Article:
It seems like something out of a movie: a mysterious startup company operates for a few years in total secrecy, then drops plans for a billion-dollar factory that will build electric cars.

But that's the summary of the secretive Faraday Future, about which a bit more information slipped out last week.

Faraday (it suggests you call it "FF") issued a press release last week saying it would spend $1 billion on the factory, with production of its first vehicle to start in 2017.

DON'T MISS: Faraday Future Plans $1 Billion Electric-Car Factory, Site TBD

That in itself seems challenging--24 months from greenfield site to rolling assembly lines is hugely ambitious--but thanks to some investigative reporting, we know a bit more about the company.

For one thing, it's apparently backed by Chinese entrepreneur Jia Yueting.

Image from Faraday Futures online sites, July 2015

Image from Faraday Futures online sites, July 2015

He founded Leshi Internet Information & Technology and is listed by Forbes as China's 17th richest person, with a fortune estimated at $7 billion.

Faraday's incorporation papers, The Los Angeles Times said last week, reveal ties to LeTV, the Chinese media company operated by Jia.

The paper notes that he launched a line of smartphones recently, and has acquired 70 percent of Uber-like car service Yidao Yongche in China.

It calls Jia "a Chinese multibillionaire with towering ambitions and an equally tall pile of cash." LeTV claims to have sold 1 million of its Le SuperPhone in just five months.

Earlier this year, he had spoken to the media about his ambitions to develop an electric car--but only now has the connection to Faraday Future emerged.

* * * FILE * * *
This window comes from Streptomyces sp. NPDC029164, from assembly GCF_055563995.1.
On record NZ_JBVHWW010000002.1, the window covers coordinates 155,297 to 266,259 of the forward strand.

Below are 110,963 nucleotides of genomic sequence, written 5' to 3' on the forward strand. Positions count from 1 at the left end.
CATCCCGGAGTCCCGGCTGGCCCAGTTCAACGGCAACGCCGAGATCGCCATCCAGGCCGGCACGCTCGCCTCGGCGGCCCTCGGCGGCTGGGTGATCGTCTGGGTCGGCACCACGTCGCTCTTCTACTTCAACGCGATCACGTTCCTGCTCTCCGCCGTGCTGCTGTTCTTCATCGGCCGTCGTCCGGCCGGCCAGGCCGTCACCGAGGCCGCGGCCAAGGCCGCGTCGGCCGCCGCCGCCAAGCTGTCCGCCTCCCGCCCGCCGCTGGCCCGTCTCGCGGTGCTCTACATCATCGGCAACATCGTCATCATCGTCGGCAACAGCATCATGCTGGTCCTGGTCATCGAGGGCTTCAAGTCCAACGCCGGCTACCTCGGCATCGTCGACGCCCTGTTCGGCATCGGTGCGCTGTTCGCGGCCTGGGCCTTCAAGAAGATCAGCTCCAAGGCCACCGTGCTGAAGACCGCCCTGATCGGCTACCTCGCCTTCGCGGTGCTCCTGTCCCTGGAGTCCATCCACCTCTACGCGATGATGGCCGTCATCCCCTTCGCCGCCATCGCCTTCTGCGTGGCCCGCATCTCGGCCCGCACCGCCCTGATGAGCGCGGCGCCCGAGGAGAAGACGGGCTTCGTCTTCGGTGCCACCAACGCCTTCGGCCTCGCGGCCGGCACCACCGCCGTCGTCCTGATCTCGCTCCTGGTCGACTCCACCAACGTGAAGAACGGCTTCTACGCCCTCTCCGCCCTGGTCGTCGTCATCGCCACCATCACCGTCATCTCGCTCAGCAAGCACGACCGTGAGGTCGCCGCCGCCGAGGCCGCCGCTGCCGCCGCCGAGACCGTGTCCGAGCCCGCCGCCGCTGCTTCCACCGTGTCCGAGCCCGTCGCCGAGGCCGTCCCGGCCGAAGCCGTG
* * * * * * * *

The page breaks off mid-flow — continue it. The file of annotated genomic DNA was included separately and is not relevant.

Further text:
ALSO SEE: Faraday Futures: Startup Promises Long-Range Electric Car In 2017

The connection to Jia appears to quell discussion that Faraday is actually the secretive car project said to be in development by Apple.

The company now has roughly 400 employees, and the name of a CEO has emerged as well: Chaoying Deng.

FF spokesperson Stacy Morris, however, told the LA Times that she is not actively involved in the company's day-to-day operations, and her name was "just on paper."

Faraday Future

Faraday Future

Faraday largely appears to be following the game plan laid out by Tesla Motors. One vendor said it had been quite open about seeing itself as "China's response to Tesla."

It will make a more expensive model first, then branch out into less pricey vehicles for the mass market, said senior vice president Nick Sampson.

He ran Tesla' vehicle and chassis engineering for the Model S before decamping to Faraday in 2012; he's also worked at British sports-car maker Lotus.

Sampson was joined by Dag Reckhorn, a former Tesla senior manufacturing executive, as well as a host of employees with backgrounds at BMW, General Motors, and other global carmakers.

He said that Faraday's first vehicle won't fit into known vehicle categories, but revealed little beyond that.

Image from Faraday Futures online sites, July 2015

Image from Faraday Futures online sites, July 2015

It may have some self-driving functions and could even be sold using a subscription or shared ownership model, in which buyers can draw on the car's services when needed, but not necessarily own it and have full-time control over it.

The company, Sampson told New York Daily Intelligencer, envisions the car like a smart phone: "The revenue starts once you get the device in the owners’ hands. We’re looking at subscriptions and apps and other opportunities."

“Our business model is not based around moving a car out of the dealer,” Sampson explained.

Meanwhile, the company is evaluating potential manufacturing sites in California, Georgia, Louisiana, and Texas, it said, and will make its decision "in the coming weeks."


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